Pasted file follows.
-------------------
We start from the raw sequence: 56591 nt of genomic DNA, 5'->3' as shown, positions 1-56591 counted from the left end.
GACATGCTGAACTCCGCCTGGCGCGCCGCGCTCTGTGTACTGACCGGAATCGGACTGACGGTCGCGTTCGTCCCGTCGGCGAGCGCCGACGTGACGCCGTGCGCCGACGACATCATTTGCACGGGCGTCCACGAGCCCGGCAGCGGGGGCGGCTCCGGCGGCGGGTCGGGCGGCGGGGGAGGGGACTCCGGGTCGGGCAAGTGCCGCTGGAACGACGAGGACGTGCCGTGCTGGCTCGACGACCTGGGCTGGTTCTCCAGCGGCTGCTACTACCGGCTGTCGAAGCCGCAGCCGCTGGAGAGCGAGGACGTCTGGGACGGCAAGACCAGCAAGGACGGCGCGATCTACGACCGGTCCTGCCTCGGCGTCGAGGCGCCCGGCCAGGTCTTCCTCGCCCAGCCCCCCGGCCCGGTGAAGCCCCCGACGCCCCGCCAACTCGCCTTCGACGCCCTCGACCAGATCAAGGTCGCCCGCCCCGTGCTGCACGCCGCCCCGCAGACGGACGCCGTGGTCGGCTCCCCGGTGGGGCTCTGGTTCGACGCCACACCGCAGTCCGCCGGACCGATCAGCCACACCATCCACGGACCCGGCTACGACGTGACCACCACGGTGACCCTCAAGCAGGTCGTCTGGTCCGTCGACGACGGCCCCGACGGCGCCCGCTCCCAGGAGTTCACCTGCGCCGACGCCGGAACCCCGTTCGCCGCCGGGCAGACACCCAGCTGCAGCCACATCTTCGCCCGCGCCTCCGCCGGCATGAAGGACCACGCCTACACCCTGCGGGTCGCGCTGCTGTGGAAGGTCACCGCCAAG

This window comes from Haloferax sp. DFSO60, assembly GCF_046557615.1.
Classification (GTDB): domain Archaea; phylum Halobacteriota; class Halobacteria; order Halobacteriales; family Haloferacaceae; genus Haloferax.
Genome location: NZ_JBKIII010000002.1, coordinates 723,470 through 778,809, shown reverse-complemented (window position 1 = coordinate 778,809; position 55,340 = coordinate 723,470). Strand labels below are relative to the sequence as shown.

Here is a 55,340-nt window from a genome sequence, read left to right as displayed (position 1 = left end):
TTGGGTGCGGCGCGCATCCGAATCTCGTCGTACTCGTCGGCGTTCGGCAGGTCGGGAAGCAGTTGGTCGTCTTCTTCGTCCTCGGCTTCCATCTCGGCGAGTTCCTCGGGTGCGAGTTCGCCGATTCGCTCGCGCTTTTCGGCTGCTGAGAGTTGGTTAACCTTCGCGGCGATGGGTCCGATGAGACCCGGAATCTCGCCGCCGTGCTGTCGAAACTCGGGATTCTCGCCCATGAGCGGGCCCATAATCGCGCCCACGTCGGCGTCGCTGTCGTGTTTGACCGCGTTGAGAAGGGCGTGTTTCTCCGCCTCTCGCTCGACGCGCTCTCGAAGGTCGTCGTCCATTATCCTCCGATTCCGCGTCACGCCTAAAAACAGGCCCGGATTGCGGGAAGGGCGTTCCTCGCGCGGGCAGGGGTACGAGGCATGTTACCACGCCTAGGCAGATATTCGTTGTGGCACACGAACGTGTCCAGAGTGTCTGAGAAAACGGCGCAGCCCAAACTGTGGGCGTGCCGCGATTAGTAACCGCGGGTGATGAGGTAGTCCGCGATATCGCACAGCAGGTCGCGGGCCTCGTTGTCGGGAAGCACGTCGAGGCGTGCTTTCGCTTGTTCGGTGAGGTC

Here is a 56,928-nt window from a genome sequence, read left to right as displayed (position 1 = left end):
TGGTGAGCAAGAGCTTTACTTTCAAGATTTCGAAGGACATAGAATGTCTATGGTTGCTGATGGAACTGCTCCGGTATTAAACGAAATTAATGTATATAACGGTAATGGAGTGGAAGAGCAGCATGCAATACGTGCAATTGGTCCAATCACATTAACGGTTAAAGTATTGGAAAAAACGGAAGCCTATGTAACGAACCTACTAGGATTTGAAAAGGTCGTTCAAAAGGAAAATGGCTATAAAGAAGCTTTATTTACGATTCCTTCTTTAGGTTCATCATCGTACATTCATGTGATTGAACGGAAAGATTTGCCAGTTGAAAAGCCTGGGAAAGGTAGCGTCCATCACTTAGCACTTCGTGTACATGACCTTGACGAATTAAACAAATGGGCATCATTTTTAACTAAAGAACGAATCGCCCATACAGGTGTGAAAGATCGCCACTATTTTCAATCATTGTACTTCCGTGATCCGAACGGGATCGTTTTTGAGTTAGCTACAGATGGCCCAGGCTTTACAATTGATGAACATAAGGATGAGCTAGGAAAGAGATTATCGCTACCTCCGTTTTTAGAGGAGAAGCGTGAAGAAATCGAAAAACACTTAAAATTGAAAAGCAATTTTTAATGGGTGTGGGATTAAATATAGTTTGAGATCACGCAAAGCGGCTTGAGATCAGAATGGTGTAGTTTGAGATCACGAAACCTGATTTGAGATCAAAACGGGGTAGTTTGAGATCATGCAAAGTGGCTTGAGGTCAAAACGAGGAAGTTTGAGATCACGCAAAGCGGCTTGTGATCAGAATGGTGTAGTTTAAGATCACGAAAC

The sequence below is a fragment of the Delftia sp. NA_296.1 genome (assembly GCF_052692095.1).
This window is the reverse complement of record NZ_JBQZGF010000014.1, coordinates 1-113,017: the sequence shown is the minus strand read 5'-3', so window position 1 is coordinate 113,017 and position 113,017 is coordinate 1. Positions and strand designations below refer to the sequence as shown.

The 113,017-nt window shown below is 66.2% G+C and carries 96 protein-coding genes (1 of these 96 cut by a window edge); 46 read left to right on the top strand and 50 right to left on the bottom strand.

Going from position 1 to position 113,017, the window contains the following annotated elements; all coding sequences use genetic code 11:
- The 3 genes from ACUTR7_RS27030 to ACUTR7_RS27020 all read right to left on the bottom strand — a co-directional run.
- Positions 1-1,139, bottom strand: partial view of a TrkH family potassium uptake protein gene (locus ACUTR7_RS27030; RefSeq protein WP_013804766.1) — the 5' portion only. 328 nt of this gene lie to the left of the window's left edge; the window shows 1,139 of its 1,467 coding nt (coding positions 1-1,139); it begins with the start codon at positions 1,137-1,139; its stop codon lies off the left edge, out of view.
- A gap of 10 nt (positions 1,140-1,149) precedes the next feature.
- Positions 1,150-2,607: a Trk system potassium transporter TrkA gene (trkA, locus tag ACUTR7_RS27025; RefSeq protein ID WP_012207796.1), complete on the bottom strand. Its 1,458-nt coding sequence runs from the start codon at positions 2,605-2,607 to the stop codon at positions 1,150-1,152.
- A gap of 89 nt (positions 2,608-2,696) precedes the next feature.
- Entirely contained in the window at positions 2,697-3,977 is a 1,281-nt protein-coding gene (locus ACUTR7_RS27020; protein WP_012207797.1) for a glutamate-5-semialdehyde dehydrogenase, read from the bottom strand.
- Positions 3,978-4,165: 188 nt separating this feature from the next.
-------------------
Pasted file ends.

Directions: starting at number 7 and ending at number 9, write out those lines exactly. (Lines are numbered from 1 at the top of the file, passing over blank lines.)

TTGGGTGCGGCGCGCATCCGAATCTCGTCGTACTCGTCGGCGTTCGGCAGGTCGGGAAGCAGTTGGTCGTCTTCTTCGTCCTCGGCTTCCATCTCGGCGAGTTCCTCGGGTGCGAGTTCGCCGATTCGCTCGCGCTTTTCGGCTGCTGAGAGTTGGTTAACCTTCGCGGCGATGGGTCCGATGAGACCCGGAATCTCGCCGCCGTGCTGTCGAAACTCGGGATTCTCGCCCATGAGCGGGCCCATAATCGCGCCCACGTCGGCGTCGCTGTCGTGTTTGACCGCGTTGAGAAGGGCGTGTTTCTCCGCCTCTCGCTCGACGCGCTCTCGAAGGTCGTCGTCCATTATCCTCCGATTCCGCGTCACGCCTAAAAACAGGCCCGGATTGCGGGAAGGGCGTTCCTCGCGCGGGCAGGGGTACGAGGCATGTTACCACGCCTAGGCAGATATTCGTTGTGGCACACGAACGTGTCCAGAGTGTCTGAGAAAACGGCGCAGCCCAAACTGTGGGCGTGCCGCGATTAGTAACCGCGGGTGATGAGGTAGTCCGCGATATCGCACAGCAGGTCGCGGGCCTCGTTGTCGGGAAGCACGTCGAGGCGTGCTTTCGCTTGTTCGGTGAGGTC

Here is a 56,928-nt window from a genome sequence, read left to right as displayed (position 1 = left end):
TGGTGAGCAAGAGCTTTACTTTCAAGATTTCGAAGGACATAGAATGTCTATGGTTGCTGATGGAACTGCTCCGGTATTAAACGAAATTAATGTATATAACGGTAATGGAGTGGAAGAGCAGCATGCAATACGTGCAATTGGTCCAATCACATTAACGGTTAAAGTATTGGAAAAAACGGAAGCCTATGTAACGAACCTACTAGGATTTGAAAAGGTCGTTCAAAAGGAAAATGGCTATAAAGAAGCTTTATTTACGATTCCTTCTTTAGGTTCATCATCGTACATTCATGTGATTGAACGGAAAGATTTGCCAGTTGAAAAGCCTGGGAAAGGTAGCGTCCATCACTTAGCACTTCGTGTACATGACCTTGACGAATTAAACAAATGGGCATCATTTTTAACTAAAGAACGAATCGCCCATACAGGTGTGAAAGATCGCCACTATTTTCAATCATTGTACTTCCGTGATCCGAACGGGATCGTTTTTGAGTTAGCTACAGATGGCCCAGGCTTTACAATTGATGAACATAAGGATGAGCTAGGAAAGAGATTATCGCTACCTCCGTTTTTAGAGGAGAAGCGTGAAGAAATCGAAAAACACTTAAAATTGAAAAGCAATTTTTAATGGGTGTGGGATTAAATATAGTTTGAGATCACGCAAAGCGGCTTGAGATCAGAATGGTGTAGTTTGAGATCACGAAACCTGATTTGAGATCAAAACGGGGTAGTTTGAGATCATGCAAAGTGGCTTGAGGTCAAAACGAGGAAGTTTGAGATCACGCAAAGCGGCTTGTGATCAGAATGGTGTAGTTTAAGATCACGAAAC